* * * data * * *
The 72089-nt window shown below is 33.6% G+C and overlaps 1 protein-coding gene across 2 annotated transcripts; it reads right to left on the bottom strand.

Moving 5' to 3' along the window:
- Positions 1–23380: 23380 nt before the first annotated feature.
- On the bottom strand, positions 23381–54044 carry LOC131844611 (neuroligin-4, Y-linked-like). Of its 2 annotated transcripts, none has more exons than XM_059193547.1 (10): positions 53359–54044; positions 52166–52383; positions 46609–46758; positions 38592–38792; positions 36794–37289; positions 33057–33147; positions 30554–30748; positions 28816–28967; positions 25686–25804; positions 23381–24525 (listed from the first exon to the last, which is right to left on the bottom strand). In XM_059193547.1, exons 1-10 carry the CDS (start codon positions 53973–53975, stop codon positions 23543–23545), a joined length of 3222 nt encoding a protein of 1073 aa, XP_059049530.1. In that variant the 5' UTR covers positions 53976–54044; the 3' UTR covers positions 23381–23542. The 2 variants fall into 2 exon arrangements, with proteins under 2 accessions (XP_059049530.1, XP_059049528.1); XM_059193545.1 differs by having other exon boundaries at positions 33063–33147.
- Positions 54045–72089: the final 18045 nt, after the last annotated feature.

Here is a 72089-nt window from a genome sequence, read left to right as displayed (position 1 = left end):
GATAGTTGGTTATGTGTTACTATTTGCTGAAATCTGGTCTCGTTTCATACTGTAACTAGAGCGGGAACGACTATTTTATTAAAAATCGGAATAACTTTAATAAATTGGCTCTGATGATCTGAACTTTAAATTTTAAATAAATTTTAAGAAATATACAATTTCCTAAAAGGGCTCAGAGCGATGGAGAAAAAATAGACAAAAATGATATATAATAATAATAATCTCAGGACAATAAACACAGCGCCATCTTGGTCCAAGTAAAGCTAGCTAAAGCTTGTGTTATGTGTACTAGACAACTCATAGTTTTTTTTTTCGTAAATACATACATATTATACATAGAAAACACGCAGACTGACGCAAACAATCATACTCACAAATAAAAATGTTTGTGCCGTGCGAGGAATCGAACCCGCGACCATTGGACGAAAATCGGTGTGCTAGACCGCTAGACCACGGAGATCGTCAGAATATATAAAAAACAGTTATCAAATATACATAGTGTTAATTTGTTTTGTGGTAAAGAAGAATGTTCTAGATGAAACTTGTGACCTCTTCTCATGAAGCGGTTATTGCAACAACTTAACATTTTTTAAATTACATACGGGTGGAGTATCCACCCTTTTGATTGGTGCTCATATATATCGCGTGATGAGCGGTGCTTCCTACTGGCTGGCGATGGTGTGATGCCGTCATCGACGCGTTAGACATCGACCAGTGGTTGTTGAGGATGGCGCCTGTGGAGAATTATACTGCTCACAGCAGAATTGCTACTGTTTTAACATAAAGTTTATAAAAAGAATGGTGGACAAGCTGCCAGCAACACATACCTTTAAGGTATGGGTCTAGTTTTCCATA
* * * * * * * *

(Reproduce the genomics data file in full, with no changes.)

The 72089-nt window shown below is 33.6% G+C and overlaps 1 protein-coding gene across 2 annotated transcripts; it reads right to left on the bottom strand.

Moving 5' to 3' along the window:
- Positions 1–23380: 23380 nt before the first annotated feature.
- On the bottom strand, positions 23381–54044 carry LOC131844611 (neuroligin-4, Y-linked-like). Of its 2 annotated transcripts, none has more exons than XM_059193547.1 (10): positions 53359–54044; positions 52166–52383; positions 46609–46758; positions 38592–38792; positions 36794–37289; positions 33057–33147; positions 30554–30748; positions 28816–28967; positions 25686–25804; positions 23381–24525 (listed from the first exon to the last, which is right to left on the bottom strand). In XM_059193547.1, exons 1-10 carry the CDS (start codon positions 53973–53975, stop codon positions 23543–23545), a joined length of 3222 nt encoding a protein of 1073 aa, XP_059049530.1. In that variant the 5' UTR covers positions 53976–54044; the 3' UTR covers positions 23381–23542. The 2 variants fall into 2 exon arrangements, with proteins under 2 accessions (XP_059049530.1, XP_059049528.1); XM_059193545.1 differs by having other exon boundaries at positions 33063–33147.
- Positions 54045–72089: the final 18045 nt, after the last annotated feature.

Here is a 72089-nt window from a genome sequence, read left to right as displayed (position 1 = left end):
GATAGTTGGTTATGTGTTACTATTTGCTGAAATCTGGTCTCGTTTCATACTGTAACTAGAGCGGGAACGACTATTTTATTAAAAATCGGAATAACTTTAATAAATTGGCTCTGATGATCTGAACTTTAAATTTTAAATAAATTTTAAGAAATATACAATTTCCTAAAAGGGCTCAGAGCGATGGAGAAAAAATAGACAAAAATGATATATAATAATAATAATCTCAGGACAATAAACACAGCGCCATCTTGGTCCAAGTAAAGCTAGCTAAAGCTTGTGTTATGTGTACTAGACAACTCATAGTTTTTTTTTTCGTAAATACATACATATTATACATAGAAAACACGCAGACTGACGCAAACAATCATACTCACAAATAAAAATGTTTGTGCCGTGCGAGGAATCGAACCCGCGACCATTGGACGAAAATCGGTGTGCTAGACCGCTAGACCACGGAGATCGTCAGAATATATAAAAAACAGTTATCAAATATACATAGTGTTAATTTGTTTTGTGGTAAAGAAGAATGTTCTAGATGAAACTTGTGACCTCTTCTCATGAAGCGGTTATTGCAACAACTTAACATTTTTTAAATTACATACGGGTGGAGTATCCACCCTTTTGATTGGTGCTCATATATATCGCGTGATGAGCGGTGCTTCCTACTGGCTGGCGATGGTGTGATGCCGTCATCGACGCGTTAGACATCGACCAGTGGTTGTTGAGGATGGCGCCTGTGGAGAATTATACTGCTCACAGCAGAATTGCTACTGTTTTAACATAAAGTTTATAAAAAGAATGGTGGACAAGCTGCCAGCAACACATACCTTTAAGGTATGGGTCTAGTTTTCCATA